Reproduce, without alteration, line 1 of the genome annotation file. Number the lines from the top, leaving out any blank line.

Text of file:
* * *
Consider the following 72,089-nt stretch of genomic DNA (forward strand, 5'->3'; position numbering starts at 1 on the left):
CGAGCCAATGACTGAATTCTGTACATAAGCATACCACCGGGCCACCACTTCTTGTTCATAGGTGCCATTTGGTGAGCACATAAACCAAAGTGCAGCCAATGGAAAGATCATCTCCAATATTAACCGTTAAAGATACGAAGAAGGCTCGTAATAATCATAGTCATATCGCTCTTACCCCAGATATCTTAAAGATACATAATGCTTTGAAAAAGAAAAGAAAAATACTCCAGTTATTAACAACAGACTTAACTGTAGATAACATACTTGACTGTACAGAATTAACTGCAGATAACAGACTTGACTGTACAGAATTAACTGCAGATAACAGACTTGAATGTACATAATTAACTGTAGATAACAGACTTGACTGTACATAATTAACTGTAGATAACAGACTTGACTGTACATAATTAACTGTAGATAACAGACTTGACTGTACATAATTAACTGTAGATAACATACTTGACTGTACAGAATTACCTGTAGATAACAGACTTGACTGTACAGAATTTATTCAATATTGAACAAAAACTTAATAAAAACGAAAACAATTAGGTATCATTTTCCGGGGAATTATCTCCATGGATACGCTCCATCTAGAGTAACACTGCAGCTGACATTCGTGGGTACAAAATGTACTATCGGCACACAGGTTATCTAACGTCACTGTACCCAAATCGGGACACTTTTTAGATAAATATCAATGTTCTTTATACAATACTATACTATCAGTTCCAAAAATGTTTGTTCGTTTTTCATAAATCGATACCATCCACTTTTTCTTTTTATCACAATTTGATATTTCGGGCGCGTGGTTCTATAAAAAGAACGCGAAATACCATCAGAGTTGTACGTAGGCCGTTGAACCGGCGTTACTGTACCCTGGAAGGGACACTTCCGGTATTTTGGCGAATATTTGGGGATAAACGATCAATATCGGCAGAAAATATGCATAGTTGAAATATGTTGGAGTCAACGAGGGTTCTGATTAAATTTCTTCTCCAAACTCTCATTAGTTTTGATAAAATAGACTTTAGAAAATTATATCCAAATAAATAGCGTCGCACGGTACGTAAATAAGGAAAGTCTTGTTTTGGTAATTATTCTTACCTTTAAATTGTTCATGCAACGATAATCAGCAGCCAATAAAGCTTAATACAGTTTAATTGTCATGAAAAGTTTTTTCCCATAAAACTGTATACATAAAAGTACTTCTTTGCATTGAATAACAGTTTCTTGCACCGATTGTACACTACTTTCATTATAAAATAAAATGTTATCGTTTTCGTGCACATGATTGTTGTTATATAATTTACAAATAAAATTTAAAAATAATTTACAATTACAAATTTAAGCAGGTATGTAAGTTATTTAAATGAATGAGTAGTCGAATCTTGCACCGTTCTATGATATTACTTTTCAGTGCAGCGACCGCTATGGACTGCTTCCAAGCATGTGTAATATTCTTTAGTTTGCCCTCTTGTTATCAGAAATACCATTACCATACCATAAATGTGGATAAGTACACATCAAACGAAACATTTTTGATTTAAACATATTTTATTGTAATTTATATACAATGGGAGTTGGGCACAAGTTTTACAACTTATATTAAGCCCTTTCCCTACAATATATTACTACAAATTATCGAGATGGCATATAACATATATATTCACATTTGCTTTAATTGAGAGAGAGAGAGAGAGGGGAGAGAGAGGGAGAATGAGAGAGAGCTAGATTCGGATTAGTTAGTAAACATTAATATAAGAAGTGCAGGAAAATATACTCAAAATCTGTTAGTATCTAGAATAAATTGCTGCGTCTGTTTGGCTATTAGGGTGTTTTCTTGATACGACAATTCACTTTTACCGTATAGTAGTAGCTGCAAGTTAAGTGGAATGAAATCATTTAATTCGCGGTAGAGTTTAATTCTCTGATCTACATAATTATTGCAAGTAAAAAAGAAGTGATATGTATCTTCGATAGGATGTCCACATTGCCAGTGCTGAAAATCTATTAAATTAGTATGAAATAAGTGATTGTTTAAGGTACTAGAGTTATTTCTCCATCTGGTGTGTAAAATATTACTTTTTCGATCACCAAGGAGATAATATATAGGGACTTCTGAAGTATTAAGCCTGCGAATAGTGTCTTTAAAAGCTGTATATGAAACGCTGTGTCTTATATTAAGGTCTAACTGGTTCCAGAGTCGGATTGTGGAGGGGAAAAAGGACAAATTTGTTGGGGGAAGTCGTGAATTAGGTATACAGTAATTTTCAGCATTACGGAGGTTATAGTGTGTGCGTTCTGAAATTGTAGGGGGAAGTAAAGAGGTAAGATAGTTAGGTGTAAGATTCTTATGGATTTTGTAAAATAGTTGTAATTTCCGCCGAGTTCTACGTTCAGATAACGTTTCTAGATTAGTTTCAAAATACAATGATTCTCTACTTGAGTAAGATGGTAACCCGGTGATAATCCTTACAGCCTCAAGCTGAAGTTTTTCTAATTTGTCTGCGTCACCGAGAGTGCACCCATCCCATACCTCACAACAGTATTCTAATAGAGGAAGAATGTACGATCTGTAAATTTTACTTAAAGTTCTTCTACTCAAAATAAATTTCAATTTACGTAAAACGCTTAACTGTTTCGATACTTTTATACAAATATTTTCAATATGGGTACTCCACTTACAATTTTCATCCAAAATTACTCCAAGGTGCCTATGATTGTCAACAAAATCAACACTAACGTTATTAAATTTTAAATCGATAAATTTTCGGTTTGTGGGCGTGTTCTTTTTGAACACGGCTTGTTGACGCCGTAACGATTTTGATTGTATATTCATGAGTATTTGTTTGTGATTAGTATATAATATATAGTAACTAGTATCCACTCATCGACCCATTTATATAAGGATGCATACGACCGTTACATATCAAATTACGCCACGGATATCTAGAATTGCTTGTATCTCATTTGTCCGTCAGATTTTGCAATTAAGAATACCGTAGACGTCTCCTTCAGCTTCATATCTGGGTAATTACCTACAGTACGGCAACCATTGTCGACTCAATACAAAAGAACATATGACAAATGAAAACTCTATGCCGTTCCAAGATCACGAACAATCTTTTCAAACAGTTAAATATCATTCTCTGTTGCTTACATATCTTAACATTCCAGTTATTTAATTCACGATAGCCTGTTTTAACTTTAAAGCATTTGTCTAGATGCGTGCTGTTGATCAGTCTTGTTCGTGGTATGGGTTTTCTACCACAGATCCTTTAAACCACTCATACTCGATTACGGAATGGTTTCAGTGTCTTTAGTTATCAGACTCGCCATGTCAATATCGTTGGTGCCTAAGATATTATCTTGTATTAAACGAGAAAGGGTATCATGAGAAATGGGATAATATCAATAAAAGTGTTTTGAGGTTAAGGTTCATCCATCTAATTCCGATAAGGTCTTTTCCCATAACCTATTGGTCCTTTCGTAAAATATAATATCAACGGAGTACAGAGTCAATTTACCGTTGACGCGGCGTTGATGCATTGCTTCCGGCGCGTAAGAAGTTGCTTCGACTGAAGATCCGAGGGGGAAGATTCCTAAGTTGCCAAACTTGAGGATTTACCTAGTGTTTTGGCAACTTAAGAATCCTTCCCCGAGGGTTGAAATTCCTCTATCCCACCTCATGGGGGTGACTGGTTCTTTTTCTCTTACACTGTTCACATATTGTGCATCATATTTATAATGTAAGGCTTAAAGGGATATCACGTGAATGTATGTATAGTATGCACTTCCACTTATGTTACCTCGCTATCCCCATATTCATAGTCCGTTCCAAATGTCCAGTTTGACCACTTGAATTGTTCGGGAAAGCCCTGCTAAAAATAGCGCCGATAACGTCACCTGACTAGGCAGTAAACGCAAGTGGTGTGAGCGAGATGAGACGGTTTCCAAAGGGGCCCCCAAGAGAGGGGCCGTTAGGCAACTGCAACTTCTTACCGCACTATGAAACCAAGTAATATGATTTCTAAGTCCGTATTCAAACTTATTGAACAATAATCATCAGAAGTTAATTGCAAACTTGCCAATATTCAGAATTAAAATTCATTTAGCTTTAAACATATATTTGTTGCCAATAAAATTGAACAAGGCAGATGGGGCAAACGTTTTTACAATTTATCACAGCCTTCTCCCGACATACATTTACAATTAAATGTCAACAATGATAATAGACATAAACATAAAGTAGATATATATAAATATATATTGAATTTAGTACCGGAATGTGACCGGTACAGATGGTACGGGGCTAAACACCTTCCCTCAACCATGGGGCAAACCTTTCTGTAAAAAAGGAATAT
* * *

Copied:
Consider the following 72,089-nt stretch of genomic DNA (forward strand, 5'->3'; position numbering starts at 1 on the left):